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16775Re: [tracker2] Macro issues OT3m

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  • Scott Miller
    Aug 16 10:35 PM
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      I think I should just hire you to do all of my customer service, James!  You're beating me to all of these. =]

      Scott

      On 8/16/2014 9:45 PM, James Ewen ve6srv@... [tracker2] wrote:
       

      From your recent posts on this forum, it looks like you're very new
      into APRS and and still have some very idealistic concepts about how
      this is all supposed to work. I used to be just like you... give me a
      little while, and I'll try and beat this optimism out of you. If I
      succeed, I might be allowed to join the "club".

      On Sat, Aug 16, 2014 at 9:23 PM, owenvk@... [tracker2]
      <tracker2@yahoogroups.com> wrote:

      > "Digipeaters are supposed to immediately grab the channel and digipeat what
      > they heard."I have noticed in my recent exploration of APRS that digis tend to
      > "immediately grab the channel", and I am sure some lightweight thinkers have
      > put forward rationale for this...

      Well, the primary "lightweight thinker" behind this concept is Bob
      Bruninga WB4APR, the guy that invented APRS.

      Have a Google for APRS packet fratricide. Bob's concept is that
      neighbouring digipeaters are SUPPOSED to intentionally interfere with
      each other, and in doing so, they stop packets from propagating over
      large distances. It's a ridiculous idea, and to attempt to be able to
      make it work, you have to expend a great deal of time and effort to
      find locations for digipeaters that would allow such a concept to
      work.

      I've butted heads with Bob a number of times over basic concepts like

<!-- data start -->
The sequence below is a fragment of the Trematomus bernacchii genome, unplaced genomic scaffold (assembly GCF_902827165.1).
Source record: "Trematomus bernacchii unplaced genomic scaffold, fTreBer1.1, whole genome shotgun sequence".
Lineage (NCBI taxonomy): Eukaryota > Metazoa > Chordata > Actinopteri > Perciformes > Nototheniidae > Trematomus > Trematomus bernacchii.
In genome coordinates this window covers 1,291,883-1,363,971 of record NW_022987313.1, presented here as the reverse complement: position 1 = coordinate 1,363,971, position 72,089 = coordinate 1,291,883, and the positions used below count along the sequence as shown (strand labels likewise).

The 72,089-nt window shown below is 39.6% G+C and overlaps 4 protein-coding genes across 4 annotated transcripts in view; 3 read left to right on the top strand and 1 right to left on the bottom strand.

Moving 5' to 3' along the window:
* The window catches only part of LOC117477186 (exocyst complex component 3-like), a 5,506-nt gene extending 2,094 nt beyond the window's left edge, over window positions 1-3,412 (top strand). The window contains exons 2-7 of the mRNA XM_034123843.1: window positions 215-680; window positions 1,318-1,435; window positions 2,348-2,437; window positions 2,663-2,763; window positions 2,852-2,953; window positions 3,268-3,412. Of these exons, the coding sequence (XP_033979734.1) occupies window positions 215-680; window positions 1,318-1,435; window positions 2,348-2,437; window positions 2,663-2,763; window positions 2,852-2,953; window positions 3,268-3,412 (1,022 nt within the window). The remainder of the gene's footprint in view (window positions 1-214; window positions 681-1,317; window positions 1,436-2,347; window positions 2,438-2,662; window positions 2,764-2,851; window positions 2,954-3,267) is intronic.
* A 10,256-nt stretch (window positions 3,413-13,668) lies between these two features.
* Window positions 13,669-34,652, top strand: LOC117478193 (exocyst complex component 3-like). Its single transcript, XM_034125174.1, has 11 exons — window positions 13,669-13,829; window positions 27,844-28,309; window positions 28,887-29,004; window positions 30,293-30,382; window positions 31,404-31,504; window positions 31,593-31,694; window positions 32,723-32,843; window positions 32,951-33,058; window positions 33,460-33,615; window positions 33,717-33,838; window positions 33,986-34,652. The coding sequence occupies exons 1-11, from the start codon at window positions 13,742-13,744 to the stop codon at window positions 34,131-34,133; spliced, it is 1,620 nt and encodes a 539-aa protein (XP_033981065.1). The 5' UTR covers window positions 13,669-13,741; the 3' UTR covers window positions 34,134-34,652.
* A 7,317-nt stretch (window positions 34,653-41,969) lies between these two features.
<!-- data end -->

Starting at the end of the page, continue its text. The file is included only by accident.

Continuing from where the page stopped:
this. I put forth a concept to Bob back in 2002 about dynamic
      digipeating that would limit the packets digipeated based on the
      number of packet digipeats being requested, and the distance of the
      source station. That was dismissed as being bad for APRS because of
      the "randomness and unpredictability" of the digipeating of packets.
      Yet this packet fratricide concept is deemed to be APRS nirvana.

      > but for example, there are two WIDE digis on very prominent hills. both within 20km of my
      > home and can be heard for hundreds of km... and when they both "immediately grab the
      > channel", they interfere with each other and you are unlikely to decode either of them.

      Hey, sounds familiar, huh? That's how APRS is "supposed to work".
      Packet fratricide is working perfectly.

      > It is one of the contibutions to low success rates in getting posits to a remote iGate that hears both digis.

      But, by design this is EXACTLY how the digipeater network is supposed
      to work. Bob's suggested solution is to put a yagi on the i-gate so
      that it receives one digipeater stronger than the other. By getting
      one signal stronger than the other by a large enough margin, the FM
      capture effect will allow for a successful packet decode.

      Your local digipeaters are not installed properly to be able to
      support digipeating in the APRS network. One or the other would need
      to be relocated so that you don't get the overlap where you see the
      collisions. Yes, that's a pain in the backside, and it is very
      difficult to find locations where you can get the digipeaters set up
      to provide unique coverage, yet still be able to talk to the
      neighboring digipeaters, and also have excellent RX/TX coverage where
      it can hear those low powered trackers and other stations, and be
      heard by them as well with minimal holes in the coverage.

      I've argued this point for over a decade, and it falls of deaf ears.
      We have built a digipeater network of over 30 digipeaters here in
      Alberta, and they don't follow the intentional interference concept.
      Our digipeaters wait for a clear channel. This means that packets take
      slightly longer to propagate through the network (They are only 2 or 3
      hops max), but the packets make it through the network reliably. We
      also support the SSn-N concept, and have tested using AB7-7 numerous
      times. I can reliably get 5 hops across the province. I can't get
      further because 5 hops crosses the whole network!

      --
      James
      VE6SRV


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